The global diamond industry has controversially cleared the way for President Robert Mugabe's junta to raise millions of dollars from exports, campaigners say.
The Kimberley Process (KP) industry watchdog has moved to legalise sales from the 60,000ha Chiadzwa fields in eastern Zimbabwe, which are controlled by the military and have been described by Zimbabwean Finance Minister Tendai Biti as "the biggest find of alluvial diamonds in the history of mankind".
Diamond sales from Chiadzwa could dwarf the impact of European and American sanctions and set the stage for Mugabe, 86, to strengthen his military, rebuild his power base and even stage elections this year.
"The agreement would allow a huge amount of diamonds from Chiadzwa to enter the international market, despite the human rights abuses that have been reported from the fields," said Elly Harrowell, who monitors KP for the Global Witness lobby group.
The huge diamond wealth of Chiadzwa in the Manicaland province was discovered in 2006 when a Zimbabwean company, backed by the military, moved on to the site.
Some geologists say the concession - from which a British company, African Consolidated Resources, was ousted in 2006 - is the largest find in a century.
Amnesty International has claimed that soldiers deployed to guard the fields have forced slaves to mine diamonds at gunpoint. Some reports have indicated security forces may have killed miners working illegally on the site.
Mugabe, who after disputed elections in 2008 entered an uneasy coalition with Morgan Tsvangirai, has called on his party, Zanu-PF, to prepare for elections this year. But Tsvangirai's Movement for Democratic Change (MDC) says a fair and violence-free poll cannot be held until a new constitution is agreed.
Pro-democracy campaigners are lobbying the African Union, which meets this week in the Ethiopian capital, Addis Ababa, to call for the poll to be postponed until 2013.
The MDC said that renewed persecution of its supporters suggested Mugabe was determined, come what may, to hold elections this year. There is evidence of Zanu-PF stepping up distribution of seeds and food in rural areas, a classic sign of looming elections.
A University of Zimbabwe political science professor, John Makumbe, said: "We have just seen the appearance of £20 million ($41 million) of farming inputs - tractors, seeds, tools and fertiliser. That can only have come from underhand diamond deals."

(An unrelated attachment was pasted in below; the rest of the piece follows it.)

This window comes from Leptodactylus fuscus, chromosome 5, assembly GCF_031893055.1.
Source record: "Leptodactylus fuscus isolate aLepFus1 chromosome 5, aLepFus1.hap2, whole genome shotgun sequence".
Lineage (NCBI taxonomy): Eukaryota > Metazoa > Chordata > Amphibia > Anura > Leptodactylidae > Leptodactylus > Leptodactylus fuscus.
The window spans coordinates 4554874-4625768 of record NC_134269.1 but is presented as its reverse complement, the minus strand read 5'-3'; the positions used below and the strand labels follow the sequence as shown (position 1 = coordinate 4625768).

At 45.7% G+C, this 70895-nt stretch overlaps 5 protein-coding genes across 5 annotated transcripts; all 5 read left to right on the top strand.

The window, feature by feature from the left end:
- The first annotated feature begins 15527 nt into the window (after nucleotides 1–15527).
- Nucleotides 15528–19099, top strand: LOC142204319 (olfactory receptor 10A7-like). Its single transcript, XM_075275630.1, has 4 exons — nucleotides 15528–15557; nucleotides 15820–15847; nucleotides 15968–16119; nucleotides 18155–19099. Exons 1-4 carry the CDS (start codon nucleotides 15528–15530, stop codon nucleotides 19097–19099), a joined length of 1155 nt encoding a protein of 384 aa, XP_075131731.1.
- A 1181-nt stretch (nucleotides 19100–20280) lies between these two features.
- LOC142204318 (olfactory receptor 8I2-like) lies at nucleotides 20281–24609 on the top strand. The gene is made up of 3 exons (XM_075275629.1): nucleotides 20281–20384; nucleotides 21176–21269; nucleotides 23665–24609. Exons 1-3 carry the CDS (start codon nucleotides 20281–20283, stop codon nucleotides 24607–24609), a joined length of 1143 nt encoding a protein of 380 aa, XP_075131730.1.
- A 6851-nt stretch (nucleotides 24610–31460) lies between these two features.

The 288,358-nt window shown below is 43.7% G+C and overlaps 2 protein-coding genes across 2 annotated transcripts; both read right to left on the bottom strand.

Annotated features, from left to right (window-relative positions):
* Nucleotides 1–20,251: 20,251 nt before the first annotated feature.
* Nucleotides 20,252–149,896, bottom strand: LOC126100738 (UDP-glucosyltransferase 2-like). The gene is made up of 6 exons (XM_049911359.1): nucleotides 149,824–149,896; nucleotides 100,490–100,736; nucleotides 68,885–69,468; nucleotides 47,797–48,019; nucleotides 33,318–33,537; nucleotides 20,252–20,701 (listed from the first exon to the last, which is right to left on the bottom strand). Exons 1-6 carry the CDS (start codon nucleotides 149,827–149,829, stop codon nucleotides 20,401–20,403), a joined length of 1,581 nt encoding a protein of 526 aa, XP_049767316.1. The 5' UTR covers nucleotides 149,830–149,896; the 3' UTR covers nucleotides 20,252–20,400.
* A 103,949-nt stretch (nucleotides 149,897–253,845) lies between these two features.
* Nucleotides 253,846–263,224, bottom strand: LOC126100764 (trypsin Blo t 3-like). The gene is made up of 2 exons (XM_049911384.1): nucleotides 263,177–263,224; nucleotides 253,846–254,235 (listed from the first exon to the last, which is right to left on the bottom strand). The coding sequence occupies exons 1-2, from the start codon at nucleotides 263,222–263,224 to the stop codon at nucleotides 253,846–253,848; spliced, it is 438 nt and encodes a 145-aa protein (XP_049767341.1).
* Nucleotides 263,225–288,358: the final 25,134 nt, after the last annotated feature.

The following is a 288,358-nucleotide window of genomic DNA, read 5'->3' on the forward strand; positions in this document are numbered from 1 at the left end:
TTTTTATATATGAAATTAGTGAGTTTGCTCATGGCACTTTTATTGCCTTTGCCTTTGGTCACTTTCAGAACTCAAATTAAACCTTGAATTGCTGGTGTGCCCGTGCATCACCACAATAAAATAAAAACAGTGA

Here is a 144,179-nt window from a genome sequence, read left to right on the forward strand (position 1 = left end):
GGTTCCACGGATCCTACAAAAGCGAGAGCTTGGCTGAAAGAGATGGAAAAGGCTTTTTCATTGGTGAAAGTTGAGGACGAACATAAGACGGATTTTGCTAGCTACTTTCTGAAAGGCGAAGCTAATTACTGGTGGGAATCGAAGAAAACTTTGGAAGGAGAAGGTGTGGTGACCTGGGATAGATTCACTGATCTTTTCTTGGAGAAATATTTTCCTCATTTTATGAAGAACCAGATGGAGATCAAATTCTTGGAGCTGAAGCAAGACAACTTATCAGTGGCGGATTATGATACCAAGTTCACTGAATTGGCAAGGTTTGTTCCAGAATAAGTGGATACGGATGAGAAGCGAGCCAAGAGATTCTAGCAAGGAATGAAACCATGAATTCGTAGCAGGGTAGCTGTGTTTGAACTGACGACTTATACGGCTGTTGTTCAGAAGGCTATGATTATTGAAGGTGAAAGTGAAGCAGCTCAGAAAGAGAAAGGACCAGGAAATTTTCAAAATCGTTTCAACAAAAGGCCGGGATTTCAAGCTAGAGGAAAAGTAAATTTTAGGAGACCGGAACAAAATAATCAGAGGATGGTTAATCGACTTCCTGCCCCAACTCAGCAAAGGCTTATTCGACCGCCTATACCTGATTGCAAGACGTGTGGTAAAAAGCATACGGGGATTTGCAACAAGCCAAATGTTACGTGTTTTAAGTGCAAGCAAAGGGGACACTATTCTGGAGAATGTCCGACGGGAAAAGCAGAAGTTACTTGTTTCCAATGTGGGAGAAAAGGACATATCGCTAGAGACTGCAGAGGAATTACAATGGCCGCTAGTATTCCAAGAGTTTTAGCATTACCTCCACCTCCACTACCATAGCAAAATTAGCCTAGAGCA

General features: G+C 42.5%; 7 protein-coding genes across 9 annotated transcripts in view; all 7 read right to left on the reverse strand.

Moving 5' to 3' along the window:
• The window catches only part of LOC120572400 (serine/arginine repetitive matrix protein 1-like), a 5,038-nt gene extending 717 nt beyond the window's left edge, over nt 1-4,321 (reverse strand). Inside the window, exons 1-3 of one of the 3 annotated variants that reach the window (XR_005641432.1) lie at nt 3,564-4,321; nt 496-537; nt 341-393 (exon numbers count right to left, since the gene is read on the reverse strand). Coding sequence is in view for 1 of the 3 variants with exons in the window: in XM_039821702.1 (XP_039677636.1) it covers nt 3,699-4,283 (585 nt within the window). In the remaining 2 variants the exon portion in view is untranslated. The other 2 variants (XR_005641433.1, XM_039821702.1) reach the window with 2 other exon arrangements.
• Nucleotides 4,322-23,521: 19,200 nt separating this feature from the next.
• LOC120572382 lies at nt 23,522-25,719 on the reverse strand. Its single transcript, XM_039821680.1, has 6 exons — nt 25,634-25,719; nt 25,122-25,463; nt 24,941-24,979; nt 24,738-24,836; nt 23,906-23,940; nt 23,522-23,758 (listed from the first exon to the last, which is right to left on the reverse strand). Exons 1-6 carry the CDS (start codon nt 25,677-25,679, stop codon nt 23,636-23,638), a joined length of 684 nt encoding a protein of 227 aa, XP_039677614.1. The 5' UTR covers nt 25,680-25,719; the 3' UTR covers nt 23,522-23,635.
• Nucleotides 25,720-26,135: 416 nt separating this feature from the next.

The KP certification scheme was set up by the diamond industry in 2003 in a bid to reassure consumers that gems they buy have not been used to fund illegitimate groups, such as the rebel bands which terrorised Charles Taylor's Liberia. Rough diamonds without KP certificates fetch much less money and can only be sold through complex, underhand networks.
According to the diamond trade press, KP legalised sales of rough diamonds from Chiadzwa on January 18 after a written consultation process which followed deadlocked talks in Israel last year.
KP reintroduced a ban on exports from Chiadzwa in November, in response to concerns about transparency and corruption following auctions in August and September.
The new agreement comes as the industry is clamouring for rough diamonds amid a global shortage that has pushed up prices. It not only makes Zimbabwean diamonds legal but considerably simplifies the process through which the country has to go to sell them.
Already a major Indian consortium of diamond-cutting firms has welcomed the agreement. On Friday, Surat Rough Diamond Sourcing announced that it would buy £750 million of diamonds this year from Chiadzwa.
Zimbabwean pro-democracy campaigners are divided over KP certification.
In November, Mugabe's Minister of Mines, Obert Mpofu, admitted that £100 million of diamonds had been sold to India despite the KP ban in force at the time.
Makumbe said: "Without KP agreement Mugabe and his people sell diamonds anyway. At least if an official KP process is in place, there is some way of monitoring the income and there may be auctions which can be audited.
"Zimbabwe needs money desperately. At the moment, things are so tight that the government of national unity is increasingly being seen by the people as not succeeding in bringing about meaningful change."